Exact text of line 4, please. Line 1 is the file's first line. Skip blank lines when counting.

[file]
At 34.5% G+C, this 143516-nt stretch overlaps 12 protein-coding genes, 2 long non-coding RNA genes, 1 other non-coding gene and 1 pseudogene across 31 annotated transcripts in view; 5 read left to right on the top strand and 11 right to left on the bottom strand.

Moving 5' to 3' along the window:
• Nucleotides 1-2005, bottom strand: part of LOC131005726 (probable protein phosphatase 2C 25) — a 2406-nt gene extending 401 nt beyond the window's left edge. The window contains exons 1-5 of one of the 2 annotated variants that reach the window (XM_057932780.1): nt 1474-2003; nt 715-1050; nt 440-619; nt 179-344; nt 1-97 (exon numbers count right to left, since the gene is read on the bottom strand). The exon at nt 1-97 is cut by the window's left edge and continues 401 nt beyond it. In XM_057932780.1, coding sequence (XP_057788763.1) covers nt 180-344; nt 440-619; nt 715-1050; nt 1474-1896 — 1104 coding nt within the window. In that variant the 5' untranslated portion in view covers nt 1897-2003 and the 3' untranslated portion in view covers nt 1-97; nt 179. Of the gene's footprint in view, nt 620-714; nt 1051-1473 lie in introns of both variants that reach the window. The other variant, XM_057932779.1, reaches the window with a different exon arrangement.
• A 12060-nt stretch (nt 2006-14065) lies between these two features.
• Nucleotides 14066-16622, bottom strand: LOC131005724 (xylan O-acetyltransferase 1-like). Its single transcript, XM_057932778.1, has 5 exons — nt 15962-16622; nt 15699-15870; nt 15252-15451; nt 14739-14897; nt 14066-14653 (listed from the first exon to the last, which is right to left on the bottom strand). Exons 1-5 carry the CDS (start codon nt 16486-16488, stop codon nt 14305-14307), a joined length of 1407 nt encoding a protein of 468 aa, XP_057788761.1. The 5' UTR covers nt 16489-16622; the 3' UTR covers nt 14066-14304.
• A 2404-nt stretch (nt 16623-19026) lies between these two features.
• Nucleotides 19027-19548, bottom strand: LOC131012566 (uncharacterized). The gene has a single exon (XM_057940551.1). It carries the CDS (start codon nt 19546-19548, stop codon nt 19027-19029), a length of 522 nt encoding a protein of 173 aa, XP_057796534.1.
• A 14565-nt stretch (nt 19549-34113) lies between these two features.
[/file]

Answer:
• A 12060-nt stretch (nt 2006-14065) lies between these two features.